A Fighter Pilot’s Son
(Knodishall is a little village of a couple hundred people
on the east coast of Britain just in from the North Sea.
I lived there as a child for two years.)
“Come, children. Your father’s going to visit us today.”
Huh? You say. She takes us three boys by our hands
into the yard, points to the sky and says “Stare hard.”
And we do. At nothing. “Keep looking,” she implores.
Then a dot, a tiny pinprick of a dot on the horizon
gets larger and larger with the rumbling roar of a
mighty war bird, a military airplane fast and low.
Mother shouts: “Here comes Father in his jet!”
Then he’s overhead dark and swift, the shadow
of death. You can bet it’s the coolest thing
we’ve ever seen – an F-101 Voodoo with
a huge red tail sprinkled with white stars.
A most awesome flying machine streaking
in now at hundreds of miles an hour and I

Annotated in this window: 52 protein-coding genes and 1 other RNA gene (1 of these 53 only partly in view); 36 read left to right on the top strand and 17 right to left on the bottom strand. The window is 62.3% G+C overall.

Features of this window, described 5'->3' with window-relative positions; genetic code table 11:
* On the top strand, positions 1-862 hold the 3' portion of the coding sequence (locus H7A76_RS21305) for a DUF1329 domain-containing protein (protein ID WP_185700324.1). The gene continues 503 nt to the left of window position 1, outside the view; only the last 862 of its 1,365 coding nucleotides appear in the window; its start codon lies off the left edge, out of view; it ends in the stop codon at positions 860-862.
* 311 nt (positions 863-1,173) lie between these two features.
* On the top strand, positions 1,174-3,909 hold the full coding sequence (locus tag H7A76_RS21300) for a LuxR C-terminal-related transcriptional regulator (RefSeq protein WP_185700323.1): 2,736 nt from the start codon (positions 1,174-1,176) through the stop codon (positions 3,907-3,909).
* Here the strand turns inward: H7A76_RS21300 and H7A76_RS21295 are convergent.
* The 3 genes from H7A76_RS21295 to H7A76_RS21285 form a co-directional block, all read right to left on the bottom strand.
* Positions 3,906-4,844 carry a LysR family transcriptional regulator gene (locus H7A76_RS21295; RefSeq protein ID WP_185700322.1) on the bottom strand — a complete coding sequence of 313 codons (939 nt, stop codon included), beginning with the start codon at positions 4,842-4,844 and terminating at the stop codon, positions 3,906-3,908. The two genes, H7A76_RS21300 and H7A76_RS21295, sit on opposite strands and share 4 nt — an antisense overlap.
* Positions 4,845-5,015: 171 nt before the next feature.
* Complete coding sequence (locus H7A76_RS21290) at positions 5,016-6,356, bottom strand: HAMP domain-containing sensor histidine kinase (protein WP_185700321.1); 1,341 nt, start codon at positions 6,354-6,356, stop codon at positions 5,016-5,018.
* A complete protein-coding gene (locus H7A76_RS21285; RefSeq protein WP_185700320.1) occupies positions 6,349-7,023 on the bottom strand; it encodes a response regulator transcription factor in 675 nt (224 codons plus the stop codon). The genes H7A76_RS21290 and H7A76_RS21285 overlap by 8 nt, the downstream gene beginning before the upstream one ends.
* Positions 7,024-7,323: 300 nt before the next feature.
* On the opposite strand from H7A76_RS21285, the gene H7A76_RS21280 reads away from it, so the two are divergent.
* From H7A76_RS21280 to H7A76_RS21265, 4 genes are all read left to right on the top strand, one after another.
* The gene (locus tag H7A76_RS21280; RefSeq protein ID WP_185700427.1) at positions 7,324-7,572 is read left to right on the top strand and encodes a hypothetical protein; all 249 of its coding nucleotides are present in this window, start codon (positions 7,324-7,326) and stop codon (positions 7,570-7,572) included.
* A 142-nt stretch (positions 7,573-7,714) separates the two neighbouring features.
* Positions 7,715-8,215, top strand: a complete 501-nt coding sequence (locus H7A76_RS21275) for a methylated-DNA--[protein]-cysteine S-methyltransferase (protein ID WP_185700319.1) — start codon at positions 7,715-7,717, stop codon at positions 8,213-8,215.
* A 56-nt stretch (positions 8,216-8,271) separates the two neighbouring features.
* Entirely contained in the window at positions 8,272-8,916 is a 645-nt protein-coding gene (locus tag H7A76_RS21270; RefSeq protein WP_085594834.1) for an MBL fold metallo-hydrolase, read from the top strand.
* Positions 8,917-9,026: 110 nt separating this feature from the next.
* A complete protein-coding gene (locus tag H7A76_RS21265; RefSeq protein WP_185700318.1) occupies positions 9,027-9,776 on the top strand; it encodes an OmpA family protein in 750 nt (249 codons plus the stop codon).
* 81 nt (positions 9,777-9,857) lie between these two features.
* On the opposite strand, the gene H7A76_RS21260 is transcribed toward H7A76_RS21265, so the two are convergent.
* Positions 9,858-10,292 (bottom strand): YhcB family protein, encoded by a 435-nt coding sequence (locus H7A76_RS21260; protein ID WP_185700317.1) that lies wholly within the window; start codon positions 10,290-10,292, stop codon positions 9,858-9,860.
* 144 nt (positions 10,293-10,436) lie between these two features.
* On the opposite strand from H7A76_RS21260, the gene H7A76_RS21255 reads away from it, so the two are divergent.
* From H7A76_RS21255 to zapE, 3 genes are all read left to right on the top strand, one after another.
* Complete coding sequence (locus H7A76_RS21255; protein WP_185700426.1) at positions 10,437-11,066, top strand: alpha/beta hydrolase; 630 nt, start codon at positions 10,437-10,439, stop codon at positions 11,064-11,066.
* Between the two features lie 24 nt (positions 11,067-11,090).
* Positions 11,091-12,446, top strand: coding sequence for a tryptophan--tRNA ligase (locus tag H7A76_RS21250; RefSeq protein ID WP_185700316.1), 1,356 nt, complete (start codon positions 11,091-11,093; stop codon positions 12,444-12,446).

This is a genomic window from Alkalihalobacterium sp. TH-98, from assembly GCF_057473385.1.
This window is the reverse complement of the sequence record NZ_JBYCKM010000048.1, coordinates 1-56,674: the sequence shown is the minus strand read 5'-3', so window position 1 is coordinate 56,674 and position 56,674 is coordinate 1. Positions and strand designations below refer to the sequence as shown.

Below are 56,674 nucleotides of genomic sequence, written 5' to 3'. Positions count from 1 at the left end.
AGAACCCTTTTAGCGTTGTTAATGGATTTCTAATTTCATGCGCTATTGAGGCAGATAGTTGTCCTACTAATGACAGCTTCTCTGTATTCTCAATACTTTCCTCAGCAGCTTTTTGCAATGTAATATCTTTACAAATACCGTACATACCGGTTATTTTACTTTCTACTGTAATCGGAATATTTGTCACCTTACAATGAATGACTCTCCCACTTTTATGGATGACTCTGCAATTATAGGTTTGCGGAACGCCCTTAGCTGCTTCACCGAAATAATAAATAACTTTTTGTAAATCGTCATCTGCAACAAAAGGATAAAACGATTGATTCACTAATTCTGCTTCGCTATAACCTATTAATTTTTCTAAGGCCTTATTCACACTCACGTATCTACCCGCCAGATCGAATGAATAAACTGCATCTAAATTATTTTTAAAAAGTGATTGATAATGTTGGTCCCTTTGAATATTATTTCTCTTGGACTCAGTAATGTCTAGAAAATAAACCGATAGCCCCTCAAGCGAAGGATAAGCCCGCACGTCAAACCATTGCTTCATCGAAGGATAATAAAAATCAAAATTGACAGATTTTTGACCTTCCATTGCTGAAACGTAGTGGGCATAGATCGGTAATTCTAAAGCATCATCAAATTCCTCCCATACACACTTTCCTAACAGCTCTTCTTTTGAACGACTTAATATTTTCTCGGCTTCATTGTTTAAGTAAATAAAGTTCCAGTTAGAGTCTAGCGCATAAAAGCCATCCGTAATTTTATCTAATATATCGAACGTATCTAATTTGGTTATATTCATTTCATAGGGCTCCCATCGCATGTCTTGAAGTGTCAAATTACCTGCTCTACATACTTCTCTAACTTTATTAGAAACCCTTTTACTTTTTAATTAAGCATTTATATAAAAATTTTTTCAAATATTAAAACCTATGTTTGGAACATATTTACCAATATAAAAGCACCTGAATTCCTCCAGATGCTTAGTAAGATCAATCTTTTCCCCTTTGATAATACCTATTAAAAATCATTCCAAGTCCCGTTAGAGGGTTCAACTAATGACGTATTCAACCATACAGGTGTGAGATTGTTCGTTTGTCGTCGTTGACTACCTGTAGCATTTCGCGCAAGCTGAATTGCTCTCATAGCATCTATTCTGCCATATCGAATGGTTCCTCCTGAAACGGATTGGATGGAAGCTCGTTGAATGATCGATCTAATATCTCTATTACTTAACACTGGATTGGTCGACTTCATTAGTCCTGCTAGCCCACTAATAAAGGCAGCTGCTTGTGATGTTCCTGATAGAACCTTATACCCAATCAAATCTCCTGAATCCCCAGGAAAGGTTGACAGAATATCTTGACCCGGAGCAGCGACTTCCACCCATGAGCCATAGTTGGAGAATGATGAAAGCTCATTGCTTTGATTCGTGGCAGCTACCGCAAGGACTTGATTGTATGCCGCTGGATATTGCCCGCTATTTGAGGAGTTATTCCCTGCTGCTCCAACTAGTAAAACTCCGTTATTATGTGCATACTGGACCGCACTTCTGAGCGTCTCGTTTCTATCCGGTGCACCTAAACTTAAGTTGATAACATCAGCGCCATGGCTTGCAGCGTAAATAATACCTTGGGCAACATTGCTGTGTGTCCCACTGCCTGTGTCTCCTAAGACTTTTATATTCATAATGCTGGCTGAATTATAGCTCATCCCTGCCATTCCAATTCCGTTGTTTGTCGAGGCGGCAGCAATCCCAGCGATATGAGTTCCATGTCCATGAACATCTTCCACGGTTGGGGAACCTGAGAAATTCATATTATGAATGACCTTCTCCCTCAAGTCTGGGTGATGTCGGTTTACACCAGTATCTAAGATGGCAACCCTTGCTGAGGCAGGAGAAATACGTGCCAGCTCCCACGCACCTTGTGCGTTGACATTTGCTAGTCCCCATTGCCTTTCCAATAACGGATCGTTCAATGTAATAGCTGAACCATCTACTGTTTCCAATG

am like six years old. Holy cow and wowzers!
The gods of thunder and the gods of war all
bow down to the mighty roar. Thor himself
stops hammer in mid-blow to nod approvingly
at the majesty of two Pratt and Whitneys
turning raw jet fuel into blazing afterburners.
The Earth shakes. Birds stop flying. Dogs howl,
think they’re dying. Dad pulls ‘er up, nose to the sky,
twenty-foot flames shooting out the back end.
Crawling things stop crawling. Rabbits stop dead
in their tracks. Dad? He’s spinning round and round
on his back in the cockpit, grinning I suppose, pointed
straight up until he disappears in the thin blue sky.
Mother says: ”Well, children. Did you wave to Father?”
Us? First we had to pick our jaws up off the ground, shut our
mouths from drawing flies and get our eyes back in our heads.